Tools Needed For Underwater Filming
Although it’s often used in many productions, from BBC documentaries to feature films, underwater filming is a mystery to many. There are many forms of underwater filming, from shallow bath tub shots to deep sea cinematography. Each of these disciplines requires both the necessary skillset as well as the right equipment. In this article we will discuss the tools that are needed to film on scuba.
A Waterproof Housing
The first tool that is necessary is a suitable underwater enclosure for the camera. Depending on the camera, there are many different options available. Most of the popular filming cameras such as RED, Alexa, Canon, and Sony have professional style underwater housings available. These are custom designed aluminum housings that fit a specific model of camera. Unfortunately, as the housings are designed around one camera, they are not typically able to fit other cameras. Housings are often more expensive than the camera itself! However, these housings are typically rated to more than 60 metres of depth and offer a real sense of security. We use Nauticam Housings for their superior design, optical engineering, and innovative engineering which is constantly raising the bar in underwater filming.
For those who only need a few quick shots for a production, cheaper alternatives exist. There are several brands which make splash proof style bags to fit different cameras. However, these are not designed for full immersion past snorkeling depths. These bags do not offer a real sense of security for expensive camera equipment.
Ports are an integral part of every serious underwater rig. Basically, the port is the glass portion of the underwater housing where the lens is. These can typically be broken down into flat ports and dome ports. Flat ports are used for macro and narrow angled lenses when shooting close up work. These are very popular and integral for shooting marine life in natural history films. Dome ports are used for wide angle lenses and the size of the port is normally 8 inches or wider. This allows for wide angle lenses to shoot large scenes without distortion. Higher quality glass and the correct port for the exact lens are important here to avoid barrel distortion and soft edges. Professional shooters will be able to provide the best equipment combinations for specific shoots.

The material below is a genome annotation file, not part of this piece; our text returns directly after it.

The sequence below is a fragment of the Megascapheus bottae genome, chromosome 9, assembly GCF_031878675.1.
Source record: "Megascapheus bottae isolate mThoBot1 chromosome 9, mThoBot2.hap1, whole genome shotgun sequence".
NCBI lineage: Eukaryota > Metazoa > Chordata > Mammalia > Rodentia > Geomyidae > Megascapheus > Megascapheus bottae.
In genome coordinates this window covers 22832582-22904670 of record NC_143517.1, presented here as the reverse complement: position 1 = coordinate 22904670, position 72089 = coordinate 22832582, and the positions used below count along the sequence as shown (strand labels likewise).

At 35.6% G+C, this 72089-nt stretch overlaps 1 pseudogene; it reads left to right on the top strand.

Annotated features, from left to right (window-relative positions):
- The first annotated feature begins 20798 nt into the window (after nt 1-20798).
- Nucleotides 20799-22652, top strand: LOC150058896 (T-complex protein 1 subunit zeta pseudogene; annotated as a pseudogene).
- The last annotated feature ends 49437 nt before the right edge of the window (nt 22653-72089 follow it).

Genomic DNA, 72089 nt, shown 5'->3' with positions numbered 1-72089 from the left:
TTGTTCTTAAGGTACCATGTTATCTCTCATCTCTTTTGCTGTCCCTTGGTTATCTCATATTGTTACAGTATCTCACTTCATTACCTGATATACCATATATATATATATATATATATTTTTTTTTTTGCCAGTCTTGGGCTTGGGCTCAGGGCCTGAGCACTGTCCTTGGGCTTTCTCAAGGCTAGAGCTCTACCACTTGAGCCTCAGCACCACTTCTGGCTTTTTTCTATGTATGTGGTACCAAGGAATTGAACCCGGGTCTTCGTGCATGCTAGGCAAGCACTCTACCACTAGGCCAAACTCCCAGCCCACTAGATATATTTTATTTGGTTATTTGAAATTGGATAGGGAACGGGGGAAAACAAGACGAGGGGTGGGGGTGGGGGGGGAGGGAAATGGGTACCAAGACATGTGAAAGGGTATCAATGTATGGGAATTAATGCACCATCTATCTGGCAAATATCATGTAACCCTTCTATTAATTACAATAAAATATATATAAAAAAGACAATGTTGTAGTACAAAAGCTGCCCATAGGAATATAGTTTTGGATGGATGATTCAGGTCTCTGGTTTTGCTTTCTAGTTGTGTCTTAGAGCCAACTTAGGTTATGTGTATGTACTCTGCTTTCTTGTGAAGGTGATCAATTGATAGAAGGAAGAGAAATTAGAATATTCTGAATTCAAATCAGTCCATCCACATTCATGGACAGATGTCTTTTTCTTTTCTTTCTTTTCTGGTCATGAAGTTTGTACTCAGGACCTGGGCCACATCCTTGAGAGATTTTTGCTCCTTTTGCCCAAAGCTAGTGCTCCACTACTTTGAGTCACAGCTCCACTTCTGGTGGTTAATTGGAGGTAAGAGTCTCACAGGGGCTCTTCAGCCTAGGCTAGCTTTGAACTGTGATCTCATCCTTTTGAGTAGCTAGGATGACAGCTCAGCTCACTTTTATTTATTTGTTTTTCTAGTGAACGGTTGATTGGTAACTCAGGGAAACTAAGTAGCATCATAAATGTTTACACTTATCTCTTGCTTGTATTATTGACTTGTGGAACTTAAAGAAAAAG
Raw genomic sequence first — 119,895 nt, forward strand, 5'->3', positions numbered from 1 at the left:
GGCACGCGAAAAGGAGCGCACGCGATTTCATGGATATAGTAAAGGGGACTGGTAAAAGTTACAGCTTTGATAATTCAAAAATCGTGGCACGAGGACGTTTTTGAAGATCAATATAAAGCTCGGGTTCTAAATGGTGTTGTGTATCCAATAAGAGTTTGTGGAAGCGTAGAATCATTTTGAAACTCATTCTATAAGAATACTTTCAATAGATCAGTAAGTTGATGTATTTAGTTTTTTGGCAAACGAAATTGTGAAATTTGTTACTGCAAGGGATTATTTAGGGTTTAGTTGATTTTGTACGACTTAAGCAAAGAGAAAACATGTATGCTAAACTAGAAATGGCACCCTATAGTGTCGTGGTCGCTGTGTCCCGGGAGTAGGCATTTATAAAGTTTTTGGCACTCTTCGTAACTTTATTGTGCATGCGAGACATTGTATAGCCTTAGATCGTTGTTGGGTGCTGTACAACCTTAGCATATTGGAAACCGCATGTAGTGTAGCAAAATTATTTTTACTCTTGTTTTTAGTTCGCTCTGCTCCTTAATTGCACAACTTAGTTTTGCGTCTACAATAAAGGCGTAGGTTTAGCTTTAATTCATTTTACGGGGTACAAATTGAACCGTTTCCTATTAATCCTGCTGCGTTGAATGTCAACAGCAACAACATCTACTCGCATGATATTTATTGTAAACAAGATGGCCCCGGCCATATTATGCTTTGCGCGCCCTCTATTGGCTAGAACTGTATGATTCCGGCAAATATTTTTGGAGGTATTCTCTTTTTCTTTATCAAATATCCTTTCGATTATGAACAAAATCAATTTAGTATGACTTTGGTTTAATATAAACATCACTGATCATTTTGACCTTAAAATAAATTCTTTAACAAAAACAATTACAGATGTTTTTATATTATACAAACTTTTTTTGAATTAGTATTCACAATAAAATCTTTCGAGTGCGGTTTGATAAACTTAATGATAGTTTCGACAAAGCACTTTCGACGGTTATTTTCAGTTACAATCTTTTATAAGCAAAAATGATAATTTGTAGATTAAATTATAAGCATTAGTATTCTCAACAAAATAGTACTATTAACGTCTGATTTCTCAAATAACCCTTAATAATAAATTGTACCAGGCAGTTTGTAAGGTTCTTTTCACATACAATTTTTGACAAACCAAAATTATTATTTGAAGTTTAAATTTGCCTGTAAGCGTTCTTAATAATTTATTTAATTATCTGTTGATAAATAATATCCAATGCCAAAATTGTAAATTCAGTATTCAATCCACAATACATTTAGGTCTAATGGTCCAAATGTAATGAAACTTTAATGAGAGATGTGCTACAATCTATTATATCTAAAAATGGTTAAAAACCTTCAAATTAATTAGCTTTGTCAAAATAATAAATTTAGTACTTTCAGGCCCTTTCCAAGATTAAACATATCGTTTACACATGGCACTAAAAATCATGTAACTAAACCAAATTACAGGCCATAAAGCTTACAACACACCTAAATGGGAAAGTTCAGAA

There is nothing worse for filming than the colour sapping effect of water. The colour spectrum of water is adversely affected by depth which means that in as shallow of water as 10 ft (3 metres), the red spectrum is gone! Once past 20 feet (7 metres or so) then everything pretty much appears blue/green. In order to get true colour on the screen underwater lights are needed. Lights come in many sizes and brightness, however, with the advent of LED technology over the years, quality lighting has become more affordable. When it comes to underwater lighting, it’s always best to have more. Modern lights have many power settings so even the brightest lights can be turned down. For macro/close up work, not as much light is needed. However, for wide angle work, bright lights are needed to bring out the rich colours underwater.
Although many would not think of it for underwater, a tripod is a very useful tool. The main use of a tripod is for static shots when using a narrow angled lens. Keeping the camera still underwater is not easy as such effects of current, waves, and the act of breathing all create movement. When shooting marine life an underwater tripod comes in very handy. It can also be used for wider scenes such as capturing schools of fish moving over coral reefs. There are also uses for tools such as sliders when capturing natural history behaviour.
A Checklist for Underwater Filming
A checklist is possibly the most important tool of all! Unlike shooting on land, you can’t just grab a spare battery when underwater. Housings are designed to be waterproofed and can’t be opened underwater. Therefore, a strict checklist should be reviewed before descending. Check that focus works, check that all the dials work, take a test shot, make sure all lights turn on etc. Some housings come with a vacuum seal, make sure that it’s functioning properly and do a leak check of the housing. There is nothing worse than getting down to 30 feet underwater and finding out that you have forgotten to take off the lens cap!
The key between shooting on land and shooting underwater is all about being prepared. On land, you can change lenses, cards, or batteries on a whim. However, underwater the key is being prepared ahead of time. With the proper lead time and planning, this is not a problem. Are you in need of underwater filming for a production in Indonesia? Please let us know your needs and we can explain the ins and outs of exactly what you need to attain your goals.